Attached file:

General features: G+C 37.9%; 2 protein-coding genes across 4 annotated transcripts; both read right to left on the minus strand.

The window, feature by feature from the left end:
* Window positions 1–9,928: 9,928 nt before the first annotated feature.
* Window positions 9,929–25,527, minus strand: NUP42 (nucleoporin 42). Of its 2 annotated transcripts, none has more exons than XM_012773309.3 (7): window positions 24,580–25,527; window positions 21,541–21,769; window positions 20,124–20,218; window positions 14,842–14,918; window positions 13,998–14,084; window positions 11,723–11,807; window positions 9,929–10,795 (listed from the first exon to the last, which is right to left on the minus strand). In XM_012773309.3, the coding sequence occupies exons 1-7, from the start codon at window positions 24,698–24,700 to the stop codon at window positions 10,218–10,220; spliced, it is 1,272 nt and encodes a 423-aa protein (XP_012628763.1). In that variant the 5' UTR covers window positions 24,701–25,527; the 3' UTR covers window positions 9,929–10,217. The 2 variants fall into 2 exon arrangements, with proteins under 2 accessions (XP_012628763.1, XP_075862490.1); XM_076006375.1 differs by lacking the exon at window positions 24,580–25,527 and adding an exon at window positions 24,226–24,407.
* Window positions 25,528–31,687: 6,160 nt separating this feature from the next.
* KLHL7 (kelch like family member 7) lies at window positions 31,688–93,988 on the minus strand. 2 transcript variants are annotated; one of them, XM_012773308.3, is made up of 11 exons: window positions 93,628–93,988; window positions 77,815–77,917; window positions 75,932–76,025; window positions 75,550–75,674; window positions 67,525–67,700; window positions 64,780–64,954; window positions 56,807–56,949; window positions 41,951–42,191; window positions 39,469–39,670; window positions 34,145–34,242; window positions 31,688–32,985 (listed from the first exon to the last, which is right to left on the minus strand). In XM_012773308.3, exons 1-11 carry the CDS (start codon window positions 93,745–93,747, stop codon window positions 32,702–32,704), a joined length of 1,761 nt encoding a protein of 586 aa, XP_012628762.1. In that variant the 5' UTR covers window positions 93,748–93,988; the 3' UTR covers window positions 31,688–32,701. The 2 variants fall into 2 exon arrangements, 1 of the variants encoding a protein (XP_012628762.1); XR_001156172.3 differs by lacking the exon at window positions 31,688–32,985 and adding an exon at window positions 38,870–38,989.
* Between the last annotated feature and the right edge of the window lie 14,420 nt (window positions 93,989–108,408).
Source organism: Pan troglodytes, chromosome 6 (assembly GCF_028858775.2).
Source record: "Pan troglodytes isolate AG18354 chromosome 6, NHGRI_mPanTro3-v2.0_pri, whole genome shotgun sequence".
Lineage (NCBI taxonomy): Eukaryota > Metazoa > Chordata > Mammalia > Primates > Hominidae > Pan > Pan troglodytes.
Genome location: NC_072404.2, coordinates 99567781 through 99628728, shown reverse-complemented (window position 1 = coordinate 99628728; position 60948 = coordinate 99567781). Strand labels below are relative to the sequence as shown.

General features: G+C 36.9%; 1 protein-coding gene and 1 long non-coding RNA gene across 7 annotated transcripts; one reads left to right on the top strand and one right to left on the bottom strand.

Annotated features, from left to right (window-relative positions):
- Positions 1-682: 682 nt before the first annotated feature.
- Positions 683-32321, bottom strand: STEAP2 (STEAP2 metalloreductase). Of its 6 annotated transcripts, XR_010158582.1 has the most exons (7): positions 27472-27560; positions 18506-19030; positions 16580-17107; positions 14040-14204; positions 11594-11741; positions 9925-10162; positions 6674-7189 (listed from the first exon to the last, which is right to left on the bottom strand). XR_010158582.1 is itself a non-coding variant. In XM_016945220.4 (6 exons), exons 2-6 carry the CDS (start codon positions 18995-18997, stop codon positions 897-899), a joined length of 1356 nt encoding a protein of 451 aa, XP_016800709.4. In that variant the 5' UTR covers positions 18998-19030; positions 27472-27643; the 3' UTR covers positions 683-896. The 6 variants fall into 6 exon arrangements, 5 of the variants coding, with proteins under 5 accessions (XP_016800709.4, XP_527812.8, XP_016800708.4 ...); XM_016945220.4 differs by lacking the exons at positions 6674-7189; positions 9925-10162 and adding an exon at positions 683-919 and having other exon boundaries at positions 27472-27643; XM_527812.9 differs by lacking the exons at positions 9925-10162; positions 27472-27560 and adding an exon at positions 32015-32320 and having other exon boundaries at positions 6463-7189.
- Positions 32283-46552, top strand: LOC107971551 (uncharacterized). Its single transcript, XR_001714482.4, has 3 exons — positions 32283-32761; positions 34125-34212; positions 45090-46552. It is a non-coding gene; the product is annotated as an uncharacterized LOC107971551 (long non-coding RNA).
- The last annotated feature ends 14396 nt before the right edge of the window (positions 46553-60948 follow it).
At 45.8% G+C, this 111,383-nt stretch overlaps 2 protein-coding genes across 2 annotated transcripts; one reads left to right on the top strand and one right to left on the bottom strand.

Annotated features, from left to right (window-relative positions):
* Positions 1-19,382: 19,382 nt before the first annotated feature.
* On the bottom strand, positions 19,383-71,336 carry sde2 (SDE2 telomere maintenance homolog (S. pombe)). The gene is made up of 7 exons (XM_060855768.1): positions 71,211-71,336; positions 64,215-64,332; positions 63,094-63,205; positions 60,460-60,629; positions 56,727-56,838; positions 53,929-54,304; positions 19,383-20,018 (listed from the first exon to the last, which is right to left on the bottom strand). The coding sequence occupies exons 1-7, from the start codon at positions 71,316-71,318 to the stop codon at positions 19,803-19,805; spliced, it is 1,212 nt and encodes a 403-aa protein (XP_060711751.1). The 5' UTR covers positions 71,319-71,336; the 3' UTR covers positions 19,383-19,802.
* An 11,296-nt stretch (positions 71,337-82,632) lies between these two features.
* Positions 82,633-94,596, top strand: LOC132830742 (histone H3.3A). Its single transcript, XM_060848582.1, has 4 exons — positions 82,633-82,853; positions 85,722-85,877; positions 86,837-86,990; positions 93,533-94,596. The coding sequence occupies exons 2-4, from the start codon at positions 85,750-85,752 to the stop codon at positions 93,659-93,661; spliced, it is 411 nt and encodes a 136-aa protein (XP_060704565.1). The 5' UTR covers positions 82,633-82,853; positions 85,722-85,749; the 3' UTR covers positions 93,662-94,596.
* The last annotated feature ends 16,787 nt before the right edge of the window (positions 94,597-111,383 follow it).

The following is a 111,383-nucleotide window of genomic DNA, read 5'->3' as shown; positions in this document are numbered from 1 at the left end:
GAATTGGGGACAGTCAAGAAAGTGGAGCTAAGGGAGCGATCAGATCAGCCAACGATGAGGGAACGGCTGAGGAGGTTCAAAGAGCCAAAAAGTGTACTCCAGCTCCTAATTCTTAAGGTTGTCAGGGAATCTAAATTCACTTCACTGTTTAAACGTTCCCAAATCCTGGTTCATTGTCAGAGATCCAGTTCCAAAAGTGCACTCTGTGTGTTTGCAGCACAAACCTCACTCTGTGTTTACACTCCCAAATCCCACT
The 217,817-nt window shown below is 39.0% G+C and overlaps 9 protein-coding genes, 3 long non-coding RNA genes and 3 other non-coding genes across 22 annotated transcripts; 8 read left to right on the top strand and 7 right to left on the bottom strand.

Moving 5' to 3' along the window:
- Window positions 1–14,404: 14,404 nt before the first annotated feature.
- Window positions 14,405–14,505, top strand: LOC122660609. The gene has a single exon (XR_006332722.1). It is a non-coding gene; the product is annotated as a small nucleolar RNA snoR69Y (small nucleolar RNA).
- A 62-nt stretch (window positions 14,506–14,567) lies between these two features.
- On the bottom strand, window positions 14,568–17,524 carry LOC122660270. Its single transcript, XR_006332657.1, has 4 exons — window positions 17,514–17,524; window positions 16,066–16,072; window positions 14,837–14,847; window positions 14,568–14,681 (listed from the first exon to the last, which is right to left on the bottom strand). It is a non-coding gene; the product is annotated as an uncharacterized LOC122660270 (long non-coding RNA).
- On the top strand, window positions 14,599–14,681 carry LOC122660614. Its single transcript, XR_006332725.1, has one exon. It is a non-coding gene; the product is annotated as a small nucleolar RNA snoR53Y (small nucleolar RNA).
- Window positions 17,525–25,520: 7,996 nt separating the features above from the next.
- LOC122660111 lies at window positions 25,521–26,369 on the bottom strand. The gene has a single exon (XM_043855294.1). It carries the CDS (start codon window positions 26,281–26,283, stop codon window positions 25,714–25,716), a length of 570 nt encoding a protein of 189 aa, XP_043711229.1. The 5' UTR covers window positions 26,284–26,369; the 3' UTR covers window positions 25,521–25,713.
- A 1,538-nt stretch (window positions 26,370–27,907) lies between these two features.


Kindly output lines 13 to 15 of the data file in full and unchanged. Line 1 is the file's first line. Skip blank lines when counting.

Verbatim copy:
Annotated features, from left to right (window-relative positions):
- Positions 1-682: 682 nt before the first annotated feature.
- Positions 683-32321, bottom strand: STEAP2 (STEAP2 metalloreductase). Of its 6 annotated transcripts, XR_010158582.1 has the most exons (7): positions 27472-27560; positions 18506-19030; positions 16580-17107; positions 14040-14204; positions 11594-11741; positions 9925-10162; positions 6674-7189 (listed from the first exon to the last, which is right to left on the bottom strand). XR_010158582.1 is itself a non-coding variant. In XM_016945220.4 (6 exons), exons 2-6 carry the CDS (start codon positions 18995-18997, stop codon positions 897-899), a joined length of 1356 nt encoding a protein of 451 aa, XP_016800709.4. In that variant the 5' UTR covers positions 18998-19030; positions 27472-27643; the 3' UTR covers positions 683-896. The 6 variants fall into 6 exon arrangements, 5 of the variants coding, with proteins under 5 accessions (XP_016800709.4, XP_527812.8, XP_016800708.4 ...); XM_016945220.4 differs by lacking the exons at positions 6674-7189; positions 9925-10162 and adding an exon at positions 683-919 and having other exon boundaries at positions 27472-27643; XM_527812.9 differs by lacking the exons at positions 9925-10162; positions 27472-27560 and adding an exon at positions 32015-32320 and having other exon boundaries at positions 6463-7189.